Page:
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An example of medical device-based projection of clinical trial enrollment: Use of electrocardiographic data to identify candidates for a trial in acute coronary syndromes

  • Harry P. Selker (a1) (a2), Manlik Kwong (a1) (a2), Robin Ruthazer (a1), Sheeona Gorman (a1), Giuliana Green (a1), Elizabeth Patchen (a2), James E. Udelson (a3), Howard A. Smithline (a4), Michael R. Baumann (a5), Paul A. Harris (a6), Rashmee U. Shah (a7), Sarah J. Nelson (a8), Theodora Cohen (a1) (a2), Elizabeth B. Jones (a9), Brien A. Barnewolt (a10) and Andrew E. Williams (a1)...

Abstract

Background:

To identify potential participants for clinical trials, electronic health records (EHRs) are searched at potential sites. As an alternative, we investigated using medical devices used for real-time diagnostic decisions for trial enrollment.

Methods:

To project cohorts for a trial in acute coronary syndromes (ACS), we used electrocardiograph-based algorithms that identify ACS or ST elevation myocardial infarction (STEMI) that prompt clinicians to offer patients trial enrollment. We searched six hospitals’ electrocardiograph systems for electrocardiograms (ECGs) meeting the planned trial’s enrollment criterion: ECGs with STEMI or > 75% probability of ACS by the acute cardiac ischemia time-insensitive predictive instrument (ACI-TIPI). We revised the ACI-TIPI regression to require only data directly from the electrocardiograph, the e-ACI-TIPI using the same data used for the original ACI-TIPI (development set n = 3,453; test set n = 2,315). We also tested both on data from emergency department electrocardiographs from across the US (n = 8,556). We then used ACI-TIPI and e-ACI-TIPI to identify potential cohorts for the ACS trial and compared performance to cohorts from EHR data at the hospitals.

Results:

Receiver-operating characteristic (ROC) curve areas on the test set were excellent, 0.89 for ACI-TIPI and 0.84 for the e-ACI-TIPI, as was calibration. On the national electrocardiographic database, ROC areas were 0.78 and 0.69, respectively, and with very good calibration. When tested for detection of patients with > 75% ACS probability, both electrocardiograph-based methods identified eligible patients well, and better than did EHRs.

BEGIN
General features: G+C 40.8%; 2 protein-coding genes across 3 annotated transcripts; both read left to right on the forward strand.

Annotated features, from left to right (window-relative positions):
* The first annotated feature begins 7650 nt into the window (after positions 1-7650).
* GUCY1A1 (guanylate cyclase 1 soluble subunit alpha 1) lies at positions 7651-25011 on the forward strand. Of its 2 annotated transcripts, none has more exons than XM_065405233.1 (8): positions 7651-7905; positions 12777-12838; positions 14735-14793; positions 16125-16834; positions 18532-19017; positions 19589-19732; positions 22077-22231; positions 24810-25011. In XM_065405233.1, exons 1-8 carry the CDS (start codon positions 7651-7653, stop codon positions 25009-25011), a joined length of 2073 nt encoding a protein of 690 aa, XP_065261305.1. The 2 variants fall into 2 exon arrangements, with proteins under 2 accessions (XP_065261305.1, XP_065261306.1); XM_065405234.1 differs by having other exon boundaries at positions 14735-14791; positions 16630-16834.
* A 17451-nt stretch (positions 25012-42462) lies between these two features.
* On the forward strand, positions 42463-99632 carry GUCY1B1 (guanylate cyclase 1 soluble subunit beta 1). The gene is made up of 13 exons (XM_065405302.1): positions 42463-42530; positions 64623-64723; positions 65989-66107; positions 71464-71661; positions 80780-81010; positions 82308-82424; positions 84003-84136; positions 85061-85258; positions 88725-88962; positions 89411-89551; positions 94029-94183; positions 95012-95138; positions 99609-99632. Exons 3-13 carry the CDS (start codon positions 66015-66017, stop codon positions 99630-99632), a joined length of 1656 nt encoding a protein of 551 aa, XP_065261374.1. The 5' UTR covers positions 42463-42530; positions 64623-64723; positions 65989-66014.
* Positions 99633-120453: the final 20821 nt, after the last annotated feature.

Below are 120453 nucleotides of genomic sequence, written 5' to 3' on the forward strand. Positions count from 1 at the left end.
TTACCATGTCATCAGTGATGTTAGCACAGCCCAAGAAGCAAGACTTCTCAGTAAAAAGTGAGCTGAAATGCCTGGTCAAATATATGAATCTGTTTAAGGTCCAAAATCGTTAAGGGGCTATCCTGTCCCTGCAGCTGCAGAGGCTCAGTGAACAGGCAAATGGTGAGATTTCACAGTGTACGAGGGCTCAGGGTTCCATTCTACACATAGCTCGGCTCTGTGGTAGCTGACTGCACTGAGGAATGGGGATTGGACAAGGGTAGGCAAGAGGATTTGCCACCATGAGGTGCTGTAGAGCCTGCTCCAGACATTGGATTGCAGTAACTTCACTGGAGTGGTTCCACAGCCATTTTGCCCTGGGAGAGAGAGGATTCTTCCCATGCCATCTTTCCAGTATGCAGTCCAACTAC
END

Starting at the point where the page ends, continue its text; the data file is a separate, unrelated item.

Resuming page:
Conclusion:

Using data from medical devices such as electrocardiographs may provide accurate projections of available cohorts for clinical trials.

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Copyright

This is an Open Access article, distributed under the terms of the Creative Commons Attribution-NonCommercial-NoDerivatives licence (https://creativecommons.org/licenses/by-ncnd/4.0/), which permits noncommercial re-use, distribution, and reproduction in any medium, provided the original work is unaltered and is properly cited. The written permission of Cambridge University Press must be obtained for commercial re-use or in order to create a derivative work.

Corresponding author

*Address for correspondence: H. P. Selker, MD, MSPH, Institute for Clinical Research and Health Policy Studies, Tufts Medical Center, 800 Washington Street, #63, Boston, MA 02111, 617-636-5009, USA. Email: hselker@tuftsmedicalcenter.org

References

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12.Selker, HP, et al. Random treatment assignment using mathematical equipoise for comparative effectiveness trials. Clinical and Translational Science 2011; 4(1): 1016.

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